Definition: A line that cuts across two or more (usually parallel) lines.
In the figure below, the line AB is a transversal. It cuts across the
PQ and RS.
If it crosses the parallel lines at
it is called a perpendicular transversal. If you carefully adjust A or B below, you can create this type.
Adjust the transversal by dragging the points A or B.
Note the angles at the points where it
at E and F.
The non-parallel case
If the transversal cuts across lines that are not parallel, it has no particular properties of note.
In the figure above, move the point P or Q so that the lines are no longer parallel. Notice that the angles around E
have no real relationship to those around F.
Properties of a transversal of parallel lines
If the transversal cuts across parallel lines (the usual case) there is one key property to note:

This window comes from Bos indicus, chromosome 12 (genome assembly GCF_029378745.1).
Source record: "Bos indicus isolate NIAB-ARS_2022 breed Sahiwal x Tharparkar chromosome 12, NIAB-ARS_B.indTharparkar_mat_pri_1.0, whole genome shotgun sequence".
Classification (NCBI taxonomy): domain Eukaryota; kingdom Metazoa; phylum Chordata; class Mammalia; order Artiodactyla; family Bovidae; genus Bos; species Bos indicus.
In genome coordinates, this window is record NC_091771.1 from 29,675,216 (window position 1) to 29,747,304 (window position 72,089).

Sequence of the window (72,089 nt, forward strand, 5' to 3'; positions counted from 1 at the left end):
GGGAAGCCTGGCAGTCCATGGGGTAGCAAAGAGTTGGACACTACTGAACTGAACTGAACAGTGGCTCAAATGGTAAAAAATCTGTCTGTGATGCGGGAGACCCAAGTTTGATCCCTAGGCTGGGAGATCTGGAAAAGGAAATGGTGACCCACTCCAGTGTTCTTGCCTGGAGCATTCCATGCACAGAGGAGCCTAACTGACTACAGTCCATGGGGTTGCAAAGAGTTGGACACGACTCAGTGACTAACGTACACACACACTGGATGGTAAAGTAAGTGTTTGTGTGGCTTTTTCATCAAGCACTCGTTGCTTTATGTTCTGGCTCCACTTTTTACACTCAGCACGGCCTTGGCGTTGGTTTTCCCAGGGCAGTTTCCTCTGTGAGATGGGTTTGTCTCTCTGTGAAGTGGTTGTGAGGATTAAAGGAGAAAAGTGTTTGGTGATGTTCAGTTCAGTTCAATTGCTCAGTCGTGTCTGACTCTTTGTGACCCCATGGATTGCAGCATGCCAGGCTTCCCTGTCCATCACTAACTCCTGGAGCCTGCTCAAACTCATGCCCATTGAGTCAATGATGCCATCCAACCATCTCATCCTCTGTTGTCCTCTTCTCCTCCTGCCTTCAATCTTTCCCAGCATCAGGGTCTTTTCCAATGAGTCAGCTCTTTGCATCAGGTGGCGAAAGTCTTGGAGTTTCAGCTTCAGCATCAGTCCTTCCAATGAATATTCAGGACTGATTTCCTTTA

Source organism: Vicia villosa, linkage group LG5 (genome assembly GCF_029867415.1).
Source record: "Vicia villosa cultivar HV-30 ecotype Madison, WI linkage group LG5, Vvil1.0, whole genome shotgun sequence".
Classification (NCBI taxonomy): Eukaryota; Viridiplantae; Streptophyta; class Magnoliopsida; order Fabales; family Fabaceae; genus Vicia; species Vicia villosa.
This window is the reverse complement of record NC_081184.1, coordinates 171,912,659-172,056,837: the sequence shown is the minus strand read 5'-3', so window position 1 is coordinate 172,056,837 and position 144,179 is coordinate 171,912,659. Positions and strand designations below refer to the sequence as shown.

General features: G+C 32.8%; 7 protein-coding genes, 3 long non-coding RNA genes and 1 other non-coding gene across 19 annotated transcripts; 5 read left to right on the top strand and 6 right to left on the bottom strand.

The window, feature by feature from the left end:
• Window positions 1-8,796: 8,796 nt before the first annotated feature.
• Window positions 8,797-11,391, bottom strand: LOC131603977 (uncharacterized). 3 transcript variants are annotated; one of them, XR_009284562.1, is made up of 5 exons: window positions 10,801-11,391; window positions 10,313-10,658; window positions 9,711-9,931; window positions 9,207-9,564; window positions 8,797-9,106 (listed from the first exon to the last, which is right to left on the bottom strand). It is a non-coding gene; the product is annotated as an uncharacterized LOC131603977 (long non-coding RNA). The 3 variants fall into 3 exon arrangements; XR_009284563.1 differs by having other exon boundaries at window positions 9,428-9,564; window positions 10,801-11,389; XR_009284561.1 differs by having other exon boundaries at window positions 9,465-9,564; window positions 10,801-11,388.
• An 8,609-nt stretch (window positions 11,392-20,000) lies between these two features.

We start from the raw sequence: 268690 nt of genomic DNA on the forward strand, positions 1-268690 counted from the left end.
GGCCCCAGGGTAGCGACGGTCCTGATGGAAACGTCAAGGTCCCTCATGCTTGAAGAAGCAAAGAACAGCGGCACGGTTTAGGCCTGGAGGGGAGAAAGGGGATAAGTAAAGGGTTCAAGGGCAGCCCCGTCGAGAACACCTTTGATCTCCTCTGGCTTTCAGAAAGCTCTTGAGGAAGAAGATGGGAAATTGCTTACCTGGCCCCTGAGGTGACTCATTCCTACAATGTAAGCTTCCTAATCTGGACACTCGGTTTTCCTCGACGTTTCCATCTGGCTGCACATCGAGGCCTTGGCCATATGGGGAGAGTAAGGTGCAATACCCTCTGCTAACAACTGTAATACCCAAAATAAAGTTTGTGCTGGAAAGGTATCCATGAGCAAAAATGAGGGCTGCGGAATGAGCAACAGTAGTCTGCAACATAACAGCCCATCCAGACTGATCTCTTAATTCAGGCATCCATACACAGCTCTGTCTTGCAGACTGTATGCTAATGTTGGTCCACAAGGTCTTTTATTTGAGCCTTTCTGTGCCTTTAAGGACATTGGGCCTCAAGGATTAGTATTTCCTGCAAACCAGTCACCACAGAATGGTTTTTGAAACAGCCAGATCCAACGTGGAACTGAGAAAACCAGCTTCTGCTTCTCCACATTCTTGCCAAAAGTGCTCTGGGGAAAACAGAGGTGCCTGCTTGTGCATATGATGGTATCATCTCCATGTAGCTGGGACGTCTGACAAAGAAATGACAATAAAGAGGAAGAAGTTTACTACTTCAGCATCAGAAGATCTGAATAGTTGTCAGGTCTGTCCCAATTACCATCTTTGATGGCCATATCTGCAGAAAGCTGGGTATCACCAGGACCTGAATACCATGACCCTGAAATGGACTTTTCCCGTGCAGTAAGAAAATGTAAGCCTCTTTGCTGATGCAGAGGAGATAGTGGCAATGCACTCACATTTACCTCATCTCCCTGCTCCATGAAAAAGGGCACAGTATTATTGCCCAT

The corresponding angles around each intersection are equal in measure.
In the figure above, you can see that the four angles around the point E
look just the same as the four angles around the point F. Drag the points A and B and convince yourself this is so.
From this central fact, other named pairs of angles are derived described on other pages.
But for now, remember that there are two sets of four angles, and all angles in each set are equal in measure.
In the figure above, all the red angles are equal and all the gray angles are equal no matter how you move the points A and B.
At each point E, F there are two pairs of
vertical angles which are equal as shown on the right. Since the points E and F are identical
arrangements, the two corresponding pairs at E and F are equal also.
Other parallel topics
Angles associated with parallel lines
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